On the other hand, what in traditional industries would be called production, that is producing the specific website for one request, has a rather absurd economy of scale. With a single server and a static site you can serve a sizable fraction of the world population, with negligible marginal costs of serving an additional user. Actually Metcalfe's law suggests that the marginal cost of serving an additional user is negative and hence we get the behemoths like Google and Facebook instead of competition of a few different corporations.


Building up an understanding of the domain. The bigger the solution, the more you can charge for it, the smaller the relative cost of understanding the problem space.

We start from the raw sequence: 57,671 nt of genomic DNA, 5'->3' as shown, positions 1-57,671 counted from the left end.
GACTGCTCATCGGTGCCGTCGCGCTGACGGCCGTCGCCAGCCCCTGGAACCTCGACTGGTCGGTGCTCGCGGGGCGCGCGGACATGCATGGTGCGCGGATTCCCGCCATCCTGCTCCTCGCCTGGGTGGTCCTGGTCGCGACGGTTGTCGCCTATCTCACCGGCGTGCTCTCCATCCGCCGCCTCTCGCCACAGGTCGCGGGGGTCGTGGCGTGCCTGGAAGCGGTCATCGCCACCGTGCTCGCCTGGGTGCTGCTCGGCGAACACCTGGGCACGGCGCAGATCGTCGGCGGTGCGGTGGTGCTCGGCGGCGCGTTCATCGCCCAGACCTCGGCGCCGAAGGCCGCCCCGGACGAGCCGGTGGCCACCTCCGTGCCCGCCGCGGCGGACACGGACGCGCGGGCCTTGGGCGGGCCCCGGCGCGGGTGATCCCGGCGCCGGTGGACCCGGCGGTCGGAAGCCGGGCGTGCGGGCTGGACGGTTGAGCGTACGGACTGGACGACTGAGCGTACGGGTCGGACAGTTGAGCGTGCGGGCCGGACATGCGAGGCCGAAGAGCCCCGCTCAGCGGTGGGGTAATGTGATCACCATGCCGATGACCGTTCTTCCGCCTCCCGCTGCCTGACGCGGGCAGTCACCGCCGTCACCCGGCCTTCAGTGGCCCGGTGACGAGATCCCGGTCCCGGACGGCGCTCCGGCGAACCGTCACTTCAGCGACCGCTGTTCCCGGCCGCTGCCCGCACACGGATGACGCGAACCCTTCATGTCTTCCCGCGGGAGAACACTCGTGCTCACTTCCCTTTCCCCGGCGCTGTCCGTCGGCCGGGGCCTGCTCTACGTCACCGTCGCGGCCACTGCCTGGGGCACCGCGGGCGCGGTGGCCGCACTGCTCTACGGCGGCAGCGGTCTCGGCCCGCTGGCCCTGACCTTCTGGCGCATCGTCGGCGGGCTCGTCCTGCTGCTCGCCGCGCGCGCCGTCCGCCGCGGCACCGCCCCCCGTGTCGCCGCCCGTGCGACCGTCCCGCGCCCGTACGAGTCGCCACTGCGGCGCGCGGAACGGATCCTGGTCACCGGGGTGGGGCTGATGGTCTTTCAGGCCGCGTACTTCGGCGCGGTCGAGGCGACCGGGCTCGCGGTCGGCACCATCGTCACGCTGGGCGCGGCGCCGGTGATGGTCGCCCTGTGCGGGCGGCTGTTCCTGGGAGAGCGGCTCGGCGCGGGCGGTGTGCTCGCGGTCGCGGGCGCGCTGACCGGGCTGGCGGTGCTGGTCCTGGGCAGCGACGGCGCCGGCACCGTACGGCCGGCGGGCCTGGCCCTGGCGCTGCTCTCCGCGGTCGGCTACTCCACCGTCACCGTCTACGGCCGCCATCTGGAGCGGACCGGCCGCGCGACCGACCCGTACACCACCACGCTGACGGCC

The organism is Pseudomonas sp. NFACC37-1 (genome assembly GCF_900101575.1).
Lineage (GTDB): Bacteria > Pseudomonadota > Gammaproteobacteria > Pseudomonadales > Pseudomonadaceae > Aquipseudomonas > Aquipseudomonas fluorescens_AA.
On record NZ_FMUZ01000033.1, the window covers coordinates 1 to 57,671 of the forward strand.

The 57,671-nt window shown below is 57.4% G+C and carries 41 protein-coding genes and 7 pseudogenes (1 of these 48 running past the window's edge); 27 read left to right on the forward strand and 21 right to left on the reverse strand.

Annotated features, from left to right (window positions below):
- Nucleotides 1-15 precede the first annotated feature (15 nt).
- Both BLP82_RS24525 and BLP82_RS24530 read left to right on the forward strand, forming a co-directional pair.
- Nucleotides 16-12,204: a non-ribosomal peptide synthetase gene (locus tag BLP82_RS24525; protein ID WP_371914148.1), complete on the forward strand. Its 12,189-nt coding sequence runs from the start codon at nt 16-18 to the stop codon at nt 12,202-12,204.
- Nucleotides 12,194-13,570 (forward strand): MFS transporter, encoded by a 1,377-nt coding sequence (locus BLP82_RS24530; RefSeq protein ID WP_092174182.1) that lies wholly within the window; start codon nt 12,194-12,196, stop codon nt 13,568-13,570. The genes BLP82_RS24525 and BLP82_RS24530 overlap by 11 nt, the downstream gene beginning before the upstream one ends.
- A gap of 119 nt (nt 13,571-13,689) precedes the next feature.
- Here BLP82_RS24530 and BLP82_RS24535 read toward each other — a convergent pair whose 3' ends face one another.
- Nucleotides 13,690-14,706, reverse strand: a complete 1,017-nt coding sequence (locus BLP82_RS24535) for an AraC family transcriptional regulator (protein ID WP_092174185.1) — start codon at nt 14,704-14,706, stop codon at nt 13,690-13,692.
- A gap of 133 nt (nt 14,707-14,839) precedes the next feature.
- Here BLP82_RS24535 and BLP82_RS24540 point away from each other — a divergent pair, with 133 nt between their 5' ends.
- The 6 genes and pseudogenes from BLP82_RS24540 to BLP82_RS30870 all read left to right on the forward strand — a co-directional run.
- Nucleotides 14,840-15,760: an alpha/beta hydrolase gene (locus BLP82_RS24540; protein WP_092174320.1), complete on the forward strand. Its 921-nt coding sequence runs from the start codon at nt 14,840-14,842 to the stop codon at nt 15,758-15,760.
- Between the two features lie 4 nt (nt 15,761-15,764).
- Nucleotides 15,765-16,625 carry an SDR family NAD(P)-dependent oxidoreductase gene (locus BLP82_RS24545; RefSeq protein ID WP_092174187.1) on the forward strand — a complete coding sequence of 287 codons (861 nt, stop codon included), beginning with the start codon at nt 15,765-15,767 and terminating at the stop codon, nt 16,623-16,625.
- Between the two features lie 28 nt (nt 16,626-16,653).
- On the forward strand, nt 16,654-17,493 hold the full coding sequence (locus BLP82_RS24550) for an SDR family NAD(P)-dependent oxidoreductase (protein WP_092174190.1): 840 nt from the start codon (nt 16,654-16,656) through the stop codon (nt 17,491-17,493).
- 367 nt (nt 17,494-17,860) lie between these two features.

Small, frequent releases are a great idea for web applications and (to a lesser extent) mobile and desktop consumer apps where updates are automatically pushed through some sort of app store. But this totally doesn't work for software licensed to enterprise customers for on-premises use. Every upgrade you release means your customers now have to incur an expense to test your update with the rest of their environment, retrain their users, and roll out the update. Release too often and your customers will be unhappy. So the tolerance for defects goes way down.


There are lots of software models where you can't rerelease at all. The amount of formalism in your software development model is highly correlated with your release costs.